downy mildew: trouble in paradise

Right or wrong, it’s not always easy for gardeners to talk about the things that aren’t growing well. But sometimes those very things teach the most indelible lessons.

From the beginning my cucumber plants have had a rough go this year. The rains came and stayed for a month. Now the plants are positively sickly.


Since there are so many similar diseases that can kill cucumber plants, I decided to submit a question and some images to Ask an Expert, a service run by the Extension Agency.

A prompt and thorough answer came the next day; Downy Mildew. Arg.

“There are few management practices that can be used to control downy mildew in the home garden.”

“The early appearance of downy mildew in Michigan, along with the wet and humid weather, may make cucumber growing especially challenging this year.”

Uh, yeah.

Well, suck it up and learn, mister.

The first change I’ll make in next year’s cucumber plantings are the varieties. I planted open pollinated heirloom varieties this year in hopes of saving seed. I’d rather have a harvest than no seeds and dead plants. So it’s Downy Mildew resistant hybrids all the way next time.

I may have aggravated the problem by spacing the plants too closely along the trellis. I planted 9 plants on a trellis that might have done better with 3 or 4.


2015 wall of fungus

Gardens aren’t always easy to figure though. Last year my cukes were amazing, planted using the same spacing. They eventually succumbed to disease, but not until I had cucumbers coming out my ears.

wall of pickling cakes

2014 wall of cucumbers

That leads me to believe that timing may have more to do with the problem than spacing. Last year’s cukes went in early; for various reasons this year’s crop was planted almost a full month later than last year’s. An early start means a greater likelihood of getting the cukes harvested before disease hits.

So much to learn, so little time.


20 thoughts on “downy mildew: trouble in paradise

  1. Nothing ever goes wrong in my garden (except for the meadow mice, frost, cutworms, early and late blight, potato scab, mushy onion rot but those don’t count). And the mid-summer drought. But so far so good this year except for the deer that have been breaking in. Last year I lost a good amount of my garlic crop to a bulb rot. It started from the roots and spread upward. What a mess.

    With our short season almost every tender plant (cukes, squash) thing gets planted within the same week, That doesn’t avoid all downy mildew problems as there are plenty adapted to this environment. The mildew seems more a problem on phlox, sunflowers, and other flowers than vegetables.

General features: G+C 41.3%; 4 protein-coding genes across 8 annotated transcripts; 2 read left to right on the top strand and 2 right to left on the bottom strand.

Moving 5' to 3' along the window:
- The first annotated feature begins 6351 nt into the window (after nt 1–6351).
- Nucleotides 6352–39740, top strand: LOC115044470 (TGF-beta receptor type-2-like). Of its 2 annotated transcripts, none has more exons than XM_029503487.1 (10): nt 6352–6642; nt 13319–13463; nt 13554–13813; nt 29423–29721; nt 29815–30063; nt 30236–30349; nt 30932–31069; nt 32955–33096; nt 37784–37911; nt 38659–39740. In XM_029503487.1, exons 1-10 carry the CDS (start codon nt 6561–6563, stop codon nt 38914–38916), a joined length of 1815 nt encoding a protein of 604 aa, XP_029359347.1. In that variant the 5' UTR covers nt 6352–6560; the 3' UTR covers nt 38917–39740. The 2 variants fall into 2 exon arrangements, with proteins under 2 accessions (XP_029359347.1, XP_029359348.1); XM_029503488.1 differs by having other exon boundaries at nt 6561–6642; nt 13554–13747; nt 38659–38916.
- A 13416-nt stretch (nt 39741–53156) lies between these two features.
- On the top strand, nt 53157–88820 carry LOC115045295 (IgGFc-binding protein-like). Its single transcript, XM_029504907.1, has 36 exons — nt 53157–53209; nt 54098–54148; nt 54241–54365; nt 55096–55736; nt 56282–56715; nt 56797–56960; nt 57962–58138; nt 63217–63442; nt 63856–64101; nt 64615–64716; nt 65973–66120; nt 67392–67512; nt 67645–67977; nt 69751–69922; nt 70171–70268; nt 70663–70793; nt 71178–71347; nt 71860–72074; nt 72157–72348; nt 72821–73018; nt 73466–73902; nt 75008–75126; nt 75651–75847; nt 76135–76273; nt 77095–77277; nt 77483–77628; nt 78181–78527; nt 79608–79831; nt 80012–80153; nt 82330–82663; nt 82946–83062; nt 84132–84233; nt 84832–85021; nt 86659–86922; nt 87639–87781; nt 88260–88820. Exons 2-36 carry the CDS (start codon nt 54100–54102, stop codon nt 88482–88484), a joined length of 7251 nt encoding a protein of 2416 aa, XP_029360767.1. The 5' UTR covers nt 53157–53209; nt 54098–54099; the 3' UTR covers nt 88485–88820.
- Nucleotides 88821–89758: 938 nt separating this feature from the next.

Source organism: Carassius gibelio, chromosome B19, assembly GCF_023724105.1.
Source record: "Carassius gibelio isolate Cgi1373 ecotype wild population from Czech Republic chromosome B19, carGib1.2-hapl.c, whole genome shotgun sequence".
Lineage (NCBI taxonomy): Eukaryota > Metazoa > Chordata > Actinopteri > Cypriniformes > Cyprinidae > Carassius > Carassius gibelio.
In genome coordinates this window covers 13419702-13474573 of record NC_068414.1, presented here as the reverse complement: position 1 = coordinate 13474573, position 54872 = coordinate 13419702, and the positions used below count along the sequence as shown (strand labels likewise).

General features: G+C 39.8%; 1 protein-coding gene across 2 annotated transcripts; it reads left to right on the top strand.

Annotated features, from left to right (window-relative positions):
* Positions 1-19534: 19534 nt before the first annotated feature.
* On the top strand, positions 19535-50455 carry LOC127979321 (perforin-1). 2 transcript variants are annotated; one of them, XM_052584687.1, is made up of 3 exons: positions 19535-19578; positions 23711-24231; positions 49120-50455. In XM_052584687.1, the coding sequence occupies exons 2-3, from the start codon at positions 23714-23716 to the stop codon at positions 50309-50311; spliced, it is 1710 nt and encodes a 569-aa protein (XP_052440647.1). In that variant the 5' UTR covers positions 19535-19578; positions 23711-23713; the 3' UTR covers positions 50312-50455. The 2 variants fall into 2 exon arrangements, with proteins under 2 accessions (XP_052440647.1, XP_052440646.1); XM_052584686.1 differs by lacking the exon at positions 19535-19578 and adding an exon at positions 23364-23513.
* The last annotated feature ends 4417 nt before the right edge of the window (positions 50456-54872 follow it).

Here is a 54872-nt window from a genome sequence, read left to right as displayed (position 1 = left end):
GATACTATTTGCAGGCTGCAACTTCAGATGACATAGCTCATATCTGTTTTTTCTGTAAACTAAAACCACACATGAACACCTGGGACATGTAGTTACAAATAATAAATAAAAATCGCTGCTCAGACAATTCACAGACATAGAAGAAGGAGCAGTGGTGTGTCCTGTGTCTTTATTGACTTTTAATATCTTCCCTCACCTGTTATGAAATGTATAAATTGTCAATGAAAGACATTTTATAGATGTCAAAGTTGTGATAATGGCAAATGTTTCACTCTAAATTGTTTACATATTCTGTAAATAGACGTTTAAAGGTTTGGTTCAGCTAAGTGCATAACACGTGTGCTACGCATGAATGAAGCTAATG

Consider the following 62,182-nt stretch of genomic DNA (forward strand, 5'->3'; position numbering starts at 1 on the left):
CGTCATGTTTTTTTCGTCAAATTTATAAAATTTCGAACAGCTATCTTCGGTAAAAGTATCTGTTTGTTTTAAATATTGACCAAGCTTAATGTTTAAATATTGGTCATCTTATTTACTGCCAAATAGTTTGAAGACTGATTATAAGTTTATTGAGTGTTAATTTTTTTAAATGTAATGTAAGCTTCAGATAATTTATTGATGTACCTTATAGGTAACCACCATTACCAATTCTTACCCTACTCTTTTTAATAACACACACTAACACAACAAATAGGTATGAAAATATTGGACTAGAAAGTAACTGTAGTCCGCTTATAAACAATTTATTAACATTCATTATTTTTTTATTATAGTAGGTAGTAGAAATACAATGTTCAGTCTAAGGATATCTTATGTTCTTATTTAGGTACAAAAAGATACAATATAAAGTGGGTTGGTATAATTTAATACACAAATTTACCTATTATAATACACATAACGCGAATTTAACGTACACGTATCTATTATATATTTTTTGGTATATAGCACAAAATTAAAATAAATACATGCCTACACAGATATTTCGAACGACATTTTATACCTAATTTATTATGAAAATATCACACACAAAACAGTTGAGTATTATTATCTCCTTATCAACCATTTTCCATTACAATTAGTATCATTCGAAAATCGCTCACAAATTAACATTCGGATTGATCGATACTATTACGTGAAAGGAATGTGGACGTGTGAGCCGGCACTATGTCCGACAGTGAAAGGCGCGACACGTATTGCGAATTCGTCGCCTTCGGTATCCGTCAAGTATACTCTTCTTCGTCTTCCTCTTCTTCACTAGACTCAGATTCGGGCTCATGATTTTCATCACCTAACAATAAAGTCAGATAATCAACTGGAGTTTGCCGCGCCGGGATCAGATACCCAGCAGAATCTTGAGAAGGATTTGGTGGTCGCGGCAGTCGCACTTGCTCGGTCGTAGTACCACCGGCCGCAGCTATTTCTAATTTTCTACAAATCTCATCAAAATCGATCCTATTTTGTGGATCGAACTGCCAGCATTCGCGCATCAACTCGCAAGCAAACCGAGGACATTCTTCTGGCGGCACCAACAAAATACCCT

Looking at your trellis (2015 wall of fungus) it seems there is plenty of space for air circulation.

    Liked by 1 person

      • Looking at my own squash and cukes they are packed on the trellises but no mildew problems. Not that it couldn’t happen and considering how humid the weather has been for the last 30 days it still could.

        Liked by 1 person

      • That’s good to hear. The extension agent mentioned crowding, but I don’t think that had as much to do with the mildew as the early rains.


  2. I feel for you. I’ve set out what may be my last cucumber plant. Between the bugs and diseases I think I’d rather grow something more reliable and get the eerily perfect organic dukes from the farmers market.

    Liked by 1 person

    • I’ve heard the milk thing too, and tried it early on. Almost all of the fungal treatments are preventative, according to the extension agent. Once it takes hold though those remedies are out the window. Next year.


  3. It is all about timing, weather and general conditions. I have learnt some nasty lessons this season with my brassicas – I planted them way too late. I suspect at this pathetic rate, I’ll be eating them on Christmas day. I seem to have a good year Dan, then a bad year. In saying that, I haven’t had a good year with my toms for ages! LOL

    Liked by 1 person

  4. I’m sure you’ll agree that failures and successes are equally important in the backyard garden. The successes keep us motivated, and the failures keep us engaged! Either way, the next season is always a brand new one, no matter how many you’ve done before. Great post, Dan.


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